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Collections - Letters

Letters of Lieutenant Colonel Charles Bevan, 1804-1811.

Letter Number 23

Dated: 1 Feb 1810 from CB Portsmouth
Addressed to Mrs C Bevan, No 1 Little Stanhope St, May Fair, London

Rain: and Wind at the South West – a very pretty prospect for people wanting a fair Easterly Wind to go down channel – Now my dearest Mary do you not think that enough to try any man’s patience but that of your most patient and enduring husband? – The wise people however say this wind is not to last, that it will blow again tonight and then it is to come round to a more favourable quarter – I wish it would for all this is miserable work – There is tonight a gay ball & supper to which all the gay people go – Not being one of that description I stay at home – and go to bed like a sober man – Tell James that Captain Lake is to be tried on Monday next, so that if he intends to get his ship he must look sharp.

I hope Mrs Dacres has been able to leave Town and that she will find much benefit from the tranquillity of Money Hill. I am very much obliged to you for your New Year’s gift – I shall take great care of it – It is very nice and a very useful one as it contained much information on various most important points – I have this morning been to pay a visit to Captain and Mrs Deans (?) Dundas – this is a very kind lady like woman – They have also very nice little children – (hole in letter obliterated about 3 words on 2 lines)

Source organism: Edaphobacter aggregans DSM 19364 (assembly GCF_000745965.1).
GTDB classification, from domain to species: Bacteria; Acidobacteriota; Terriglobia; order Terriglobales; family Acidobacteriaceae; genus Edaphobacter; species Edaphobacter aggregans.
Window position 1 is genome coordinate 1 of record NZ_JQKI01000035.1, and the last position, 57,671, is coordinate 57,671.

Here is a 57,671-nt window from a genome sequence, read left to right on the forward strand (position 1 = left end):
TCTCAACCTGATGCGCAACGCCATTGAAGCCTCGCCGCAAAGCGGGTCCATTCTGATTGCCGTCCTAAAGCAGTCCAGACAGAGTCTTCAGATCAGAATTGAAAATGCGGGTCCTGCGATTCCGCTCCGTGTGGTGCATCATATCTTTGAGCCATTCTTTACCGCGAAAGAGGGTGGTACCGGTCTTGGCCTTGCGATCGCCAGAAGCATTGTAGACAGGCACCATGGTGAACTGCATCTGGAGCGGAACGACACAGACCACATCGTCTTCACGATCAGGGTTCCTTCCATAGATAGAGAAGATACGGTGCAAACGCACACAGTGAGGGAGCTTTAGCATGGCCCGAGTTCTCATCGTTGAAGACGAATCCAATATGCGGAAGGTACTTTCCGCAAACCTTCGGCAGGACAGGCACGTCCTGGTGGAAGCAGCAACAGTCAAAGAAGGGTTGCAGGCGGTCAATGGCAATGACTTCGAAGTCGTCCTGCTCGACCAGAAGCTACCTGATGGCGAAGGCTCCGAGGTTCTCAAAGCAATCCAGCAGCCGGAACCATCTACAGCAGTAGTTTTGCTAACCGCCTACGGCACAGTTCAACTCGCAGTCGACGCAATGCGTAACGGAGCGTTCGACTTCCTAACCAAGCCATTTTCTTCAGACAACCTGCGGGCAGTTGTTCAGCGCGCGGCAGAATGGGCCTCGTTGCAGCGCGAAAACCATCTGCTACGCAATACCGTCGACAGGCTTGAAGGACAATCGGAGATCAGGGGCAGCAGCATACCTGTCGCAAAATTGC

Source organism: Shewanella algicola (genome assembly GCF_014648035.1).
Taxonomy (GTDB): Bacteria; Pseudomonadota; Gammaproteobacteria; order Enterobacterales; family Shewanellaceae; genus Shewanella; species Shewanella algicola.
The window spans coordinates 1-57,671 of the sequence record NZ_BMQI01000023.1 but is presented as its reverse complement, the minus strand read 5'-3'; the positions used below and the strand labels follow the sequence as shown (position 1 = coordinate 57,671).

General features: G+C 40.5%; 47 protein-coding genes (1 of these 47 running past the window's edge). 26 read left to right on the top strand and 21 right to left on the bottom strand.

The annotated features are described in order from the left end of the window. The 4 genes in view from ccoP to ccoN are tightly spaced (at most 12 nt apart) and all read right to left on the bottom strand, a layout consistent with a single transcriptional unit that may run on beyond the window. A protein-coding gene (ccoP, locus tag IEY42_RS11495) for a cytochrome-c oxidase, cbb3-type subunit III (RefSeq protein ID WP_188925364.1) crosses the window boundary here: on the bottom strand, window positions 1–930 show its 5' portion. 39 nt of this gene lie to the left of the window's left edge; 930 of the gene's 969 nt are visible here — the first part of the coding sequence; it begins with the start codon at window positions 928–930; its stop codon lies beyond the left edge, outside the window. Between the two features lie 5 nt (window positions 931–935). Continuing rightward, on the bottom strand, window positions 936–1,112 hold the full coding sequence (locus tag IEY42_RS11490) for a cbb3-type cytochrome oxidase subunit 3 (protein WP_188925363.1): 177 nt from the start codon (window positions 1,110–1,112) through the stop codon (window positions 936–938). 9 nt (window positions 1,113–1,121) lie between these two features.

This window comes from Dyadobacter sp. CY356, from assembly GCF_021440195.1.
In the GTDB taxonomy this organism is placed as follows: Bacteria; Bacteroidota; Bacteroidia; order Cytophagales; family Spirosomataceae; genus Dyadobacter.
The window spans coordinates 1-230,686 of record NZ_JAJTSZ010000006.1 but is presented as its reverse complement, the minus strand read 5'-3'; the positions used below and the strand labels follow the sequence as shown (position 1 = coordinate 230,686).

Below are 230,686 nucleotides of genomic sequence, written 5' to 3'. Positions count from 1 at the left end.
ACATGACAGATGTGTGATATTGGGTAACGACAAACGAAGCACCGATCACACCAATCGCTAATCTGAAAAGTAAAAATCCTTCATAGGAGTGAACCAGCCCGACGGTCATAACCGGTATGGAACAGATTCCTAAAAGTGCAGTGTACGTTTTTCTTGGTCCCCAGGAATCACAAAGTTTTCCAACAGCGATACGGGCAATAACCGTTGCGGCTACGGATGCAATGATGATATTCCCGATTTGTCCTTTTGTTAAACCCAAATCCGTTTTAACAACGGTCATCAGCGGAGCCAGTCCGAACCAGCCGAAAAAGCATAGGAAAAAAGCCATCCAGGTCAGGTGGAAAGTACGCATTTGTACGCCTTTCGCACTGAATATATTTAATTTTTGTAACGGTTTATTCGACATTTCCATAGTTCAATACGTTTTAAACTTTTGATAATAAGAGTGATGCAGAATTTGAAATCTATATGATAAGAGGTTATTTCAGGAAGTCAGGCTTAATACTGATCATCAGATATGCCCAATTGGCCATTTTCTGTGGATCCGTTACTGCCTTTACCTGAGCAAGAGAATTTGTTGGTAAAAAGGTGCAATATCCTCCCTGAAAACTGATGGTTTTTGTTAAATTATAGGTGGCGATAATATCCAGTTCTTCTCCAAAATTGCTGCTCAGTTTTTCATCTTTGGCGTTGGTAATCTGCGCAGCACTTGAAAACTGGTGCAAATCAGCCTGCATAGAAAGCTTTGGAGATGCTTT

--- pocket book was dirested – to Major Bevan 28th Reg - & by c--- Torrens; I was afraid my appointment was cancelled – Poor old g—is obliged to go out with the Regiment – No answer having been given to his application for leave. He is now glad of it as he thinks he will easily get leave there – I hope to have a letter from you by tomorrow’s post – Captain Gordon desiring to be particularly remembered to you all – My best love to everybody. God Bless you!

I am always yours

Part tell Paterson I will write to him before we sail – I hope the Club; (the select (?) will go over well


i) Evidently at Portsmouth – as is revealed by letter 24
ii) Gay of course had none of the American modern usage
iii) James – Mary’s brother Capt James Dacres later Rear Admiral who was waiting for a ship – and was soon to get the Frigate Gueriere
iv) Capt Lake – not identified
v) Mrs Dacres – Mary’s mother – Money Hill was her recently acquired house near Rickmansworth, Herts
vi) Dundas – the family name of Lord Melville – lawyer & politician, resigned with Pitt in 1801 and later impeached for misconduct as Treasurer of the Navy; no obvious traces found of this Dundas
vii) ‘Pocket’ this passage almost destroyed by removal of seals on the other side of the page. Torrens was the name of the Prince Regent’s Military Secretary
viii) Capt Gordon not identified


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